A few stationary exercises in the pits and some seat time on the Lean Bike helped sort out
Straightaways are easy. If that's all motorcycle riders had to deal with, we would all be experts. And we would all be immensely bored. Thankfully, there are corners, which make riding a bike at speed a thrilling, challenging art. Now in its 30th year, Keith Code's California Superbike School promises to teach you that art.
The CSS curriculum revolves around the Four Levels, each of which consists of five basic skills that are explained in the classroom, practiced on track, and then discussed again in class before moving on to the next drill. The two-day school I attended at Las Vegas Motor Speedway covered Levels I and II, with five classroom and track sessions per day plus two "free" track sessions in the afternoon, so there was plenty of riding time. To make things interesting and drive home the skills, we ran the track backwards the second day.
Class started at 7:00 a.m. with a hearty breakfast dispensed from the back of the school's Kawasaki-green 18-wheeler. The student body consisted of 25 riders (one less than the maximum), with attendees from all motorcycling disciplines. Admittedly the $2250 tuition is steep (the $450-per-day, ride-your-own-bike option is less expensive), but that price includes everything you need: full AGV track garb, a Kawasaki ZX-6R, sticky Dunlop tires, fuel, food and one of the most experienced staffs in the business.
My coach James Toohey was a skilled observer, able to pick apart my riding and offer valua
A 2:1 student-to-coach ratio means riders get plenty of personal attention, and everyone is focused on improving your riding. Even the corner workers were told which drills we were working on and communicated with the coaches. Mixed in throughout the two days were jaunts on the Lean Bike and the Brake Bike, both designed to accelerate your education in those respective skills. Also slipped in was a round on the Camera Bike, which videotapes over your shoulder via its elaborate passenger-seat scaffolding. Back in the pits, the footage is reviewed and discussed with your coach and used as a tool to pinpoint problem areas. (Log on to www.motorcyclistonline.com to watch an excerpt of my video.)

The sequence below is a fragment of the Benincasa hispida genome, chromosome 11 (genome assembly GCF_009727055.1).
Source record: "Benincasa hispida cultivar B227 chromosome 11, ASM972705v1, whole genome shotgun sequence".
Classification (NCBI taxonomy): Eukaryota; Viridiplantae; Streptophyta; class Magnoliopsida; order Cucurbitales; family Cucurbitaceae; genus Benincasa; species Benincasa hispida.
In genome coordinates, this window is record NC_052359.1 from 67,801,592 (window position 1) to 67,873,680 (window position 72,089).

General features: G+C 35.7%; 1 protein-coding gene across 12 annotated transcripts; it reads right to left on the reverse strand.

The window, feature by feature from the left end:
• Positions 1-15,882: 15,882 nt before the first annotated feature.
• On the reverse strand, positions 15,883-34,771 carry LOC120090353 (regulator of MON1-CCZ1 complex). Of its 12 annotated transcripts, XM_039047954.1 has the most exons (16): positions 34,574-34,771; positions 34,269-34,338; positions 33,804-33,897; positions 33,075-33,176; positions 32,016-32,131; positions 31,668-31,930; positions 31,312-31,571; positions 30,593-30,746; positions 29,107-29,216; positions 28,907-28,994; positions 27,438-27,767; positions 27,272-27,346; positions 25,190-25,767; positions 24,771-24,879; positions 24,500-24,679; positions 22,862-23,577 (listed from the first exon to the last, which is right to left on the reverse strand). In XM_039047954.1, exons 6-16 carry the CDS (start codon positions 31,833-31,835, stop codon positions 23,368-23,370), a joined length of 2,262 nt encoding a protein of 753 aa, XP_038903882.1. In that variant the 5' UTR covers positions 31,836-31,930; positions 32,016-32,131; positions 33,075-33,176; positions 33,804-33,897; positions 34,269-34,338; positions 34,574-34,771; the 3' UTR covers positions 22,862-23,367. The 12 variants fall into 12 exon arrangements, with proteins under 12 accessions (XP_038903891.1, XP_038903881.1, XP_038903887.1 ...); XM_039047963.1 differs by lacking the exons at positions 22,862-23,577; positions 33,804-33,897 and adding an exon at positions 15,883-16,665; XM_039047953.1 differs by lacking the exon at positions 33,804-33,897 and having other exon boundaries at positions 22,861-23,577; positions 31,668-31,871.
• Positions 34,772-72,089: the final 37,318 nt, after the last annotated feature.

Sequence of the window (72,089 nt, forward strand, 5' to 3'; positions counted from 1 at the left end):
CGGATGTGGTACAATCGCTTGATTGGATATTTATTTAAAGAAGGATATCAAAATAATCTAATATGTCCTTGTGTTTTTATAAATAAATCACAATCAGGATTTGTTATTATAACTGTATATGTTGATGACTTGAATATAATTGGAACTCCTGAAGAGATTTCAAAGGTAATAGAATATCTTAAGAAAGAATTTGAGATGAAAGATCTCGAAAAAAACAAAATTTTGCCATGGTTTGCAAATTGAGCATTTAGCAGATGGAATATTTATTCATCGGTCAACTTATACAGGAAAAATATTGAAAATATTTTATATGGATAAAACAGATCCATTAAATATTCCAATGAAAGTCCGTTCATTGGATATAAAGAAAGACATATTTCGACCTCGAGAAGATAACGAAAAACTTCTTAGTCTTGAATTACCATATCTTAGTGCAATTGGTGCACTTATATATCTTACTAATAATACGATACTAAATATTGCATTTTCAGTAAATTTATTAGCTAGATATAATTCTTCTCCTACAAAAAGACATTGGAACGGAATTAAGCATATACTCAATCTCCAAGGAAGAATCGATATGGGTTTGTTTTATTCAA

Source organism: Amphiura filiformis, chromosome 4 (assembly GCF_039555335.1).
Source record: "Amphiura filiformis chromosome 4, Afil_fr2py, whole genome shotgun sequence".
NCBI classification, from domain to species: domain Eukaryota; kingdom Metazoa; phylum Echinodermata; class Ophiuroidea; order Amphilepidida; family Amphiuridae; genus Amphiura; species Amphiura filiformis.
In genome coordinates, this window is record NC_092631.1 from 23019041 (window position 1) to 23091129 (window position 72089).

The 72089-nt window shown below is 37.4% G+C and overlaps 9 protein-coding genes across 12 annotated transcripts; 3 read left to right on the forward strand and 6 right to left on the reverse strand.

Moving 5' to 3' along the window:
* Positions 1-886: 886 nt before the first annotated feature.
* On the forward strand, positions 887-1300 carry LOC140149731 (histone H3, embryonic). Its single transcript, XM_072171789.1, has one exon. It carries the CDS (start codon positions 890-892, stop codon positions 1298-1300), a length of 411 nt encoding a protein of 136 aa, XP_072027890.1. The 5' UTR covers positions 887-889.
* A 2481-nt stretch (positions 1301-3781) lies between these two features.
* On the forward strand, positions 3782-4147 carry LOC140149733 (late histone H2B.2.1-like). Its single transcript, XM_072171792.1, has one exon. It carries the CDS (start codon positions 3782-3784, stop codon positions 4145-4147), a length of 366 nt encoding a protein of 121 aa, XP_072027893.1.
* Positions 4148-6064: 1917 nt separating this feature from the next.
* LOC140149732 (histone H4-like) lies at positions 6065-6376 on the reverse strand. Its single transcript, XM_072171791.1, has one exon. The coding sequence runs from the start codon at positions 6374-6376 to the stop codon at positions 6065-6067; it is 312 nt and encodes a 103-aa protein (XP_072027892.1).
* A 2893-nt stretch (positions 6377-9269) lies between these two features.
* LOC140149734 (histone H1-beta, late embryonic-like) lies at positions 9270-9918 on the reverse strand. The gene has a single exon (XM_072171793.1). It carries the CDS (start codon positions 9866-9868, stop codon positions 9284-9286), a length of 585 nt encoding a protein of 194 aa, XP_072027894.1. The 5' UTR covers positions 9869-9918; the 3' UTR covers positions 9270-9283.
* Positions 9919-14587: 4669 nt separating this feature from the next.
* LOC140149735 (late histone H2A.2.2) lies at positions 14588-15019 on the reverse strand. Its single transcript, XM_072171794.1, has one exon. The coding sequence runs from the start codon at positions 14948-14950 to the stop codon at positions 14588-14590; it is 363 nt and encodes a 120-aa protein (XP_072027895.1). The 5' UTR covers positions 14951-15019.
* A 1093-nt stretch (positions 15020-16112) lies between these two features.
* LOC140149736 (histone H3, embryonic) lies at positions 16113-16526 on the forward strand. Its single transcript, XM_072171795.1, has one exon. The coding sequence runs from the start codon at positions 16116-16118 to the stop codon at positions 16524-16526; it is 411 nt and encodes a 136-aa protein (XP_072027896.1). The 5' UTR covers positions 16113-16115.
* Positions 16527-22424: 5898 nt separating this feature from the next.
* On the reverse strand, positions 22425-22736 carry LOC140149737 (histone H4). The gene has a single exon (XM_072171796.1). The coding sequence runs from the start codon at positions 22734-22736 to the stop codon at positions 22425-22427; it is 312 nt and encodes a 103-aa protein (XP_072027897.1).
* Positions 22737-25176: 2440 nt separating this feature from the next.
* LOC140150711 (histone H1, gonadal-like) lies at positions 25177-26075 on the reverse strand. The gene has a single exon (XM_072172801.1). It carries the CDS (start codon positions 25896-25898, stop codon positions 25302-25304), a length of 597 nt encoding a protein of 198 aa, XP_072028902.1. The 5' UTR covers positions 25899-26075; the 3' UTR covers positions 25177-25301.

My coach, James Toohey, didn't miss a thing. I thought I had the Level I exercises just about nailed. James thought otherwise. Like a skilled and patient psychiatrist, he was able to expose and unravel my difficulties. My throttle roll-ons were a split-second late, but I had no idea why I lacked the confidence to turn it on sooner. James' superb observational skills and a few pointed questions got to the root of my problem: I didn't know where I was going. I hadn't selected an exact turn-in point, which was causing all my subsequent decisions and actions to be vague and inconsistent.
This spatial ineptitude served as a perfect segue for the visual skills taught in Level II. These were-for lack of a better phrase-eye-opening. Code's highly developed visual techniques broaden and sharpen your awareness, giving you a better idea of where you are on the track. During the Alternative Lines drill we explored the edges of the track, running out onto the rumble strips and clipping the curbs so we could come to terms with our on-track fears. Once these danger zones are experienced in a controlled manner, they lose their control over you. After this exercise I found myself making confident passes using lines that would have freaked me out before, maintaining my cool when things didn't go exactly as planned.
The California Superbike School is a live version of Keith Code's canonical Twist of the W
I was blown away by the precision with which I was being taught to ride. The old adages trotted out by some other riding schools are shelved for Code's unique brand of education. He and his crew reveal the bedrock basics of motorcycle control in a simple, easy-to-understand manner, and then build on that solid foundation of understanding layer by layer with explicit lectures and focused track drills.
Code knows from experience that his team of professionals can coach riders to a higher skill level. "The coaching isn't just rote drivel," he says. "Our procedures are very exact, and are designed to elicit understanding from the students. My coaches know they can get a specific result from the students by applying my techniques."
The student body unequivocally agrees. "There's so much to think about and learn that it's easy to get overwhelmed, but the coaches manage to distil each lesson down into an easily digestible serving," says Jawad Minhas, an optometrist from Toronto, Canada, back for his fourth (although he says not final) schooling session.
Don't be fooled by the name: Although the California Superbike School was founded in the Golden State, it hosts events all over the U.S. So no matter where you live, odds are you're within range of some of the best tutelage on earth. Check out www.superbikeschool.com for their extensive schedule, and get ready to discover the art of cornering.